That is to say, I don't think that a man-woman team has much evolutionary support. Certainly 2 people are better than one, and there are many problems and stresses associated with single parenting but that support can also be found elsewhere. It's also an extremely different scenario when both parents are very much in the kids' lives after the divorce vs. just fucking off.
You're right that there is a very "now now" culture these days (I can't comment on the good old days before this since I wasn't around, but I believe it is more like this in the last few years/decades), which is problematic in many ways, and I'm sure that does influence attitudes about marriage. I'm not so sure that punishing that attitude in this specific area is going to be all that helpful, though. It seems more like something that would need to be addressed at a more broad level, since it really permeates everything in our lives.
If you ignore the aspect of women being bartered as property I suppose it works in some cases. There are an awful lot of unhappy arranged marriages out there though, and a lot of the studies that show they "work well" define "working well" as "not divorced" - even though in general, a culture that arranges marriage probably doesn't encourage divorce and it probably doesn't care too much about the happiness of the women in particular. Exceptions exist, I'm sure, but that is still a clear trend.2. Part of me would oppose a law restricting marriage to those 25 years or older, but the other part of me thinks it could be a great idea because I agree with you. Too many young people have no clue what they need in a partner. Neither do their parents. It's the blind leading the blind, assuming the parents are even in the picture.
3. I would not be against amending the commitment from "life-long" to "years of child-dependency" before being eligible for a no-fault divorce.
4. I agree that young humans don't have the necessary experience to choose to a proper mate. Some older (wiser) humans do, though. Arranged marriages, despite how ghastly they may sound to us "enlightened" 21st century people, actually worked pretty well compared to our system for choosing mates, which is a giant clusterfuck.
I don't know if love marriages are really that much "better", but in cases where it's not clear, I'd tend to err on the side of individual freedoms.
It's very difficult to get clear data showing a causative effect on society since real experiments are generally out of the question. It's far easier to see the effect on an individual level. If you're proposing to make changes that demonstrably affect individuals in a negative way and you're not able to show convincingly that society will benefit at all, who would agree to such a thing?This is true, there's no good way to isolate this phenomenon completely. If you have any better data, I'd love to see it. Until then, I don't find your argument convincing enough to dismiss it.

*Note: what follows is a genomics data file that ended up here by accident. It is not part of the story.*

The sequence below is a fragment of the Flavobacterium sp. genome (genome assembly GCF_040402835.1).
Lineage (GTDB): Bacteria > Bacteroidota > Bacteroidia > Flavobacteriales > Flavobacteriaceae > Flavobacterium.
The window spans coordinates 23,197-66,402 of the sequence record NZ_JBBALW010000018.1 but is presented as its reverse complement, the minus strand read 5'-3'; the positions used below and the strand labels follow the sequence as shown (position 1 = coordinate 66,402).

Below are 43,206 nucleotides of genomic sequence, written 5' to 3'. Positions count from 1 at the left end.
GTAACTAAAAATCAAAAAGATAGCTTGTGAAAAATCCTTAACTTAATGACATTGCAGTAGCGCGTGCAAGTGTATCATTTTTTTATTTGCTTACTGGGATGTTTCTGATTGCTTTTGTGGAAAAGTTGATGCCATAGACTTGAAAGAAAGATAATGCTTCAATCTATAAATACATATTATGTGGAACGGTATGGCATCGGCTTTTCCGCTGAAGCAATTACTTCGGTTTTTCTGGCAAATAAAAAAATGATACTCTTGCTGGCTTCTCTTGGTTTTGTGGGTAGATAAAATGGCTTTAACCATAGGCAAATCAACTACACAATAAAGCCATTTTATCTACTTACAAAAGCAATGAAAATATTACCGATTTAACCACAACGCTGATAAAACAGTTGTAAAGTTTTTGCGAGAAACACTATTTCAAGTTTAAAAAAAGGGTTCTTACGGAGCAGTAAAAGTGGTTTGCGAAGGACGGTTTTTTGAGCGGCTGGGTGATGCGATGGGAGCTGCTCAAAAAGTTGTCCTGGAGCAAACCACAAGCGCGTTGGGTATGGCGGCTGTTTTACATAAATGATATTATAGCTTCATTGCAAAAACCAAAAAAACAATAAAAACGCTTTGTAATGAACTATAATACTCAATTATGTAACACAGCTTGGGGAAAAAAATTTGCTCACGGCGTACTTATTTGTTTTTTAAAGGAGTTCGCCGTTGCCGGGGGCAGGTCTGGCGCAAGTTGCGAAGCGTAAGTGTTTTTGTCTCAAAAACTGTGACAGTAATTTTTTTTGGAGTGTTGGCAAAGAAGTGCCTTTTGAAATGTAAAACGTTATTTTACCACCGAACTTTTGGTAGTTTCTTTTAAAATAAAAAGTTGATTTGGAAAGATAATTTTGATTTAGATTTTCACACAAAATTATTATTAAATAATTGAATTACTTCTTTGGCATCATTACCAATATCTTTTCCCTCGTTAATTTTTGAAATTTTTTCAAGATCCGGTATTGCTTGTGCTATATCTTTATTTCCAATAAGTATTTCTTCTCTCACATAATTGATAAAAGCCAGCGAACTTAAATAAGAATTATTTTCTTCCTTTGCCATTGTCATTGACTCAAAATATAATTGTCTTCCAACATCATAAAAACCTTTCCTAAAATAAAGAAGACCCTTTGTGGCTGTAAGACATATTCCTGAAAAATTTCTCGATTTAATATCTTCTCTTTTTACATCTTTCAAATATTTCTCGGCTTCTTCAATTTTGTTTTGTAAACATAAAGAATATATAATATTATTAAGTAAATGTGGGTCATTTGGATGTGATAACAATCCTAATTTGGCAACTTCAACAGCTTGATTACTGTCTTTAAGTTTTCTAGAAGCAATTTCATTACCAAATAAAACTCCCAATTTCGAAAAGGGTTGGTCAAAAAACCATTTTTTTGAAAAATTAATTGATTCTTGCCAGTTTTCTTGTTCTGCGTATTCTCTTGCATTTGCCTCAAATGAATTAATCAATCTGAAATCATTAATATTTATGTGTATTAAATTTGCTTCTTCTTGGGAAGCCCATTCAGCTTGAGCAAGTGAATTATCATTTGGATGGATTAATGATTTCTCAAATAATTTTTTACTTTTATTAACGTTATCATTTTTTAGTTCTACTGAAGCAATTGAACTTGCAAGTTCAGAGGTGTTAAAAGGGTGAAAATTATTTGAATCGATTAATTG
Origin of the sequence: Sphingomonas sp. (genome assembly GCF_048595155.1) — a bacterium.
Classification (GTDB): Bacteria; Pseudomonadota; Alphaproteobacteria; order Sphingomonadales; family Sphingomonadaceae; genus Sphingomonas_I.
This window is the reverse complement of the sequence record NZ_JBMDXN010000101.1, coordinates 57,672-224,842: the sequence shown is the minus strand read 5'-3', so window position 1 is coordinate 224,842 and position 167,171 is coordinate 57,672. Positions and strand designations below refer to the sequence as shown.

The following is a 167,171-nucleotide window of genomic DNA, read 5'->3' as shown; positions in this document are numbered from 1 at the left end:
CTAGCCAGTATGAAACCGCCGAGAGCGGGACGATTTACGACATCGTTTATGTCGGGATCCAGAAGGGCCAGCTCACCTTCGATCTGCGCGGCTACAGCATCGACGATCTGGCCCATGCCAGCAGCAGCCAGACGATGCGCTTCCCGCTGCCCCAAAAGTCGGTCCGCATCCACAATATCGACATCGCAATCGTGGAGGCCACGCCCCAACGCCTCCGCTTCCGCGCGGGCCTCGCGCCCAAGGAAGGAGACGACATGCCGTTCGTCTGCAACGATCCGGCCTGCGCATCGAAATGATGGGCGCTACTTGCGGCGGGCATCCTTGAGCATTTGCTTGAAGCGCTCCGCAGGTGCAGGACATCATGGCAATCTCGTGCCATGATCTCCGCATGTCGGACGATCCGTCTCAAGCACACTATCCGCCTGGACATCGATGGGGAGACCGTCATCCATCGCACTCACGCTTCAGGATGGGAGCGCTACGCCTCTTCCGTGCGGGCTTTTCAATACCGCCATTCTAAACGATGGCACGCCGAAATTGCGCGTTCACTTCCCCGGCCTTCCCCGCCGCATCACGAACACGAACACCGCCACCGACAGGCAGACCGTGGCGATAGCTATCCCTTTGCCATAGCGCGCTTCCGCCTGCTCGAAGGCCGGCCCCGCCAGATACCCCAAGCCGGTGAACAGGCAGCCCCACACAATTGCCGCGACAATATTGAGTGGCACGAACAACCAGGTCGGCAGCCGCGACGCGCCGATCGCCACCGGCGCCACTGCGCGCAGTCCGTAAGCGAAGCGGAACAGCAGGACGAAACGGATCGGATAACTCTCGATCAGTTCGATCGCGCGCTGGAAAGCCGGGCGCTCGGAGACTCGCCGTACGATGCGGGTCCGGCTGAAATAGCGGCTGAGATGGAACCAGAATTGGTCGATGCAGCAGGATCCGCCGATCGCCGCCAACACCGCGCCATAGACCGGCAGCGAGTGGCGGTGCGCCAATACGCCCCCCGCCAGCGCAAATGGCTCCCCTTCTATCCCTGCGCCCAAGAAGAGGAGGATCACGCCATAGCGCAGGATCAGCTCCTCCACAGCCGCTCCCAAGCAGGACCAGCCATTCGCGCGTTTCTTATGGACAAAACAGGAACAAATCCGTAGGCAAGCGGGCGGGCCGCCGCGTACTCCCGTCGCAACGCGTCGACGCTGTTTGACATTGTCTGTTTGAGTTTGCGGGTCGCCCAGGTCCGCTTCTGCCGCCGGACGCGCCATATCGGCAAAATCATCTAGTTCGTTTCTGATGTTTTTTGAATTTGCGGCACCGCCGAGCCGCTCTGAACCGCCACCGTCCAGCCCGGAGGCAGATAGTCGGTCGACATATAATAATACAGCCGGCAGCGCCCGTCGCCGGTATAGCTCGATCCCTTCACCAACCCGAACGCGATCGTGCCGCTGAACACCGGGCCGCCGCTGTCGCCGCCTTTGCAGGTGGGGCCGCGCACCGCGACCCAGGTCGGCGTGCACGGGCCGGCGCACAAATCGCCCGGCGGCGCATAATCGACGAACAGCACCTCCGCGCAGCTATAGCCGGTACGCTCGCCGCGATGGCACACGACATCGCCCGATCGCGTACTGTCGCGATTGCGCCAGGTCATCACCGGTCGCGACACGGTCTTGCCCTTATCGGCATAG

Well, you said you would need either a clear reason (again, not sure how severe a reason we're talking here) or mutual consent. If we were proposing that marriages had to last a certain number of years before allowing no-fault divorce, I'd be ok with that if the number was low enough (maybe 5 years, or 1 year). If only to reduce paperwork, or irritate celebrities! Or better yet, mandate an engagement period to force people to think about it a little. I thought we were discussing universal banning vs. allowing no-fault divorce. Instant gratification isn't really the point if we're talking about something that won't change, even with effort. Like say, sexual compatibility (to a degree).Who said anything about their entire life? I'm not asking for old-style catholic church marriage where you could never get divorced under any circumstances. You act as though my suggestion is incredibly onerous. It's not. But I guess when you're used to instant gratification, not getting everything you want the instant you want it does seem like torture. So maybe you're right.
I'm not opposed to the bolded in theory. I think there are some cases where it makes sense (arguably, universal health care, but let's please choke off that tangent right there). But I think you really have to be able to show convincingly that society benefits from the sacrifices of the individuals and so far, I'm not convinced.As I said before, I'm less concerned with any individual's happiness than I am society's, as a whole. If making it a little more difficult to get divorced helps, I'm all for it, even if people are a little less "happy", temporarily.